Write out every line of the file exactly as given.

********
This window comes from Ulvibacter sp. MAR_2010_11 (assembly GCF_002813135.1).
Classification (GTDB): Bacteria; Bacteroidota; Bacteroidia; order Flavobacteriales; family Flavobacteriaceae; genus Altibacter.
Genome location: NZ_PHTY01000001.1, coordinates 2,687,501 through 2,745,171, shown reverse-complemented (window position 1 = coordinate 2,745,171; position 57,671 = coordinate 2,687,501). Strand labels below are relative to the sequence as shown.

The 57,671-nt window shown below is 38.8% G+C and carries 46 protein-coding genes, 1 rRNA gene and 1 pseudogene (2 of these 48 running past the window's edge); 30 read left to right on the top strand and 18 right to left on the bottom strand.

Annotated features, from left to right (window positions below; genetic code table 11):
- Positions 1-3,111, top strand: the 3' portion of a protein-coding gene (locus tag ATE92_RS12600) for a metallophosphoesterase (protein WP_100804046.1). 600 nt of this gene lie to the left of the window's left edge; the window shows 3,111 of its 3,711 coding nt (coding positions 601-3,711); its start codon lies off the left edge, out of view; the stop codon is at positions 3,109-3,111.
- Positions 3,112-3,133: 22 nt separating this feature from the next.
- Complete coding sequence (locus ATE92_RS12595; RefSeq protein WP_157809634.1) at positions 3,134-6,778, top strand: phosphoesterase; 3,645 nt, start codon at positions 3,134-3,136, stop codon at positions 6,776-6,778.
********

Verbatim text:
This window comes from Ulvibacter sp. MAR_2010_11 (assembly GCF_002813135.1).
Classification (GTDB): Bacteria; Bacteroidota; Bacteroidia; order Flavobacteriales; family Flavobacteriaceae; genus Altibacter.
Genome location: NZ_PHTY01000001.1, coordinates 2,687,501 through 2,745,171, shown reverse-complemented (window position 1 = coordinate 2,745,171; position 57,671 = coordinate 2,687,501). Strand labels below are relative to the sequence as shown.

The 57,671-nt window shown below is 38.8% G+C and carries 46 protein-coding genes, 1 rRNA gene and 1 pseudogene (2 of these 48 running past the window's edge); 30 read left to right on the top strand and 18 right to left on the bottom strand.

Annotated features, from left to right (window positions below; genetic code table 11):
- Positions 1-3,111, top strand: the 3' portion of a protein-coding gene (locus tag ATE92_RS12600) for a metallophosphoesterase (protein WP_100804046.1). 600 nt of this gene lie to the left of the window's left edge; the window shows 3,111 of its 3,711 coding nt (coding positions 601-3,711); its start codon lies off the left edge, out of view; the stop codon is at positions 3,109-3,111.
- Positions 3,112-3,133: 22 nt separating this feature from the next.
- Complete coding sequence (locus ATE92_RS12595; RefSeq protein WP_157809634.1) at positions 3,134-6,778, top strand: phosphoesterase; 3,645 nt, start codon at positions 3,134-3,136, stop codon at positions 6,776-6,778.